I bought this white on white hat in my 20s, soon after the navy blue and white hat. Unlike the black on black hat, which I basically forgot, I’ve always loved this hat.
When I wear this hat, I remember when I bought it, being in my early 20s—owning my first car, moving out of my parent’s house into a studio apartment, having my first serious boyfriend. This white hat isn’t a time capsule, though, because I’ve continued to wear it over the years. It was my go-to for Easter, since it goes with every spring dress. In my 30s and into my 40s, I wore it to the church where I got married. I wear it now in the new church I go to.
Though I often go for the flashy in my attire, this hat is a simple thing done well. I like the gauzy ribbon with the cute edging. I like how it hangs over the brim of the hat. This hat fits really well too, neither too small nor too big. It’s the peanut butter sandwich of hats, the vanilla soft serve, the oatmeal with fresh strawberries. Something simple and satisfying that I can come back to time and again and enjoy.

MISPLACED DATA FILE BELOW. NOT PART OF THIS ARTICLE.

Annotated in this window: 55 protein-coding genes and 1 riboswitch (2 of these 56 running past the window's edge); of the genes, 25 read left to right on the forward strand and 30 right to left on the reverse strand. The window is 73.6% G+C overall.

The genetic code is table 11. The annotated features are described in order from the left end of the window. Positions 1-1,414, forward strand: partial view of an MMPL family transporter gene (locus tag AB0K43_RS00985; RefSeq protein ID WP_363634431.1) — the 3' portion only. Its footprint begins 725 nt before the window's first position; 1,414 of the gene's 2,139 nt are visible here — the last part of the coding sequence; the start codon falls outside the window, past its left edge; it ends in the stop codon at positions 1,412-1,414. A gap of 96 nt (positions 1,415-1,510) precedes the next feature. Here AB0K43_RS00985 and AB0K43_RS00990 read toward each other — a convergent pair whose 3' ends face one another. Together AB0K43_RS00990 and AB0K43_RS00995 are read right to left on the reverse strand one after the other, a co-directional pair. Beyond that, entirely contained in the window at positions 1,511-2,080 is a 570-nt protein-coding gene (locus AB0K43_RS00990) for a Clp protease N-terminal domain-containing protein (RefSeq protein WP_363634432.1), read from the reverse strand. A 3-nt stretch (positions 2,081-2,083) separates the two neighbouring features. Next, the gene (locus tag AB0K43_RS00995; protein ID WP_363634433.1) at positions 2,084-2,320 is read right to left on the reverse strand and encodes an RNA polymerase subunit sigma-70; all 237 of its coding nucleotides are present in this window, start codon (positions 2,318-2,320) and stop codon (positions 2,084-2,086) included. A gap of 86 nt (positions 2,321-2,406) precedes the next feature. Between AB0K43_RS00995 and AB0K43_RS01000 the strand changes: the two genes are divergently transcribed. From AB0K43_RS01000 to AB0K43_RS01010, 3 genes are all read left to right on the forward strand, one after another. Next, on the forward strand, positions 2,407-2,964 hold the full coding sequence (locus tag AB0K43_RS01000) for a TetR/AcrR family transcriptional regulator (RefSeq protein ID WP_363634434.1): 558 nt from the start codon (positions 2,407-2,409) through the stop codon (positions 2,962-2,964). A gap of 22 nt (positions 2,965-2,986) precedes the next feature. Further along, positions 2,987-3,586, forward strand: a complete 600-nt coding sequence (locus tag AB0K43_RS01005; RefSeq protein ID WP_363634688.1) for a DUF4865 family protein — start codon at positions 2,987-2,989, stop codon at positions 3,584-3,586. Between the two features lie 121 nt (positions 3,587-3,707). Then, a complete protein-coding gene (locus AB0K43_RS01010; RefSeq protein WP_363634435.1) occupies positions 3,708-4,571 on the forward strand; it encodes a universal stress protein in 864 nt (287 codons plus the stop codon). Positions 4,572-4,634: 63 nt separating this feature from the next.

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Initially, I only owned little vintage hats I picked up in thrift stores (three out of four of my first hats were ring hats). However, in my early 20s I bought a few church hats at JC Penny’s and Macy's.
Princess Dianna is often credited with starting a hat resurgence in the 80s and early 90s, and her trendsetting style meant hats no longer seemed like something old ladies wore, but like glamorous accessories for a young princess. Personally, I looked more to old movies—like Audrey Hepburn in Breakfast at Tiffany’s--for inspiration, but the renewed popularity of hats made them easier to come by and easier to wear.
In any case, I bought some brimmed hats in that time period, in a departure from my tiny vintage hats. By Kentucky Derby standards they aren’t large, but they are compared to most of my hats. I suppose, since they’re thirty years old, they might be considered vintage, but since I bought them new, I haven’t tagged this post under “vintage hats.”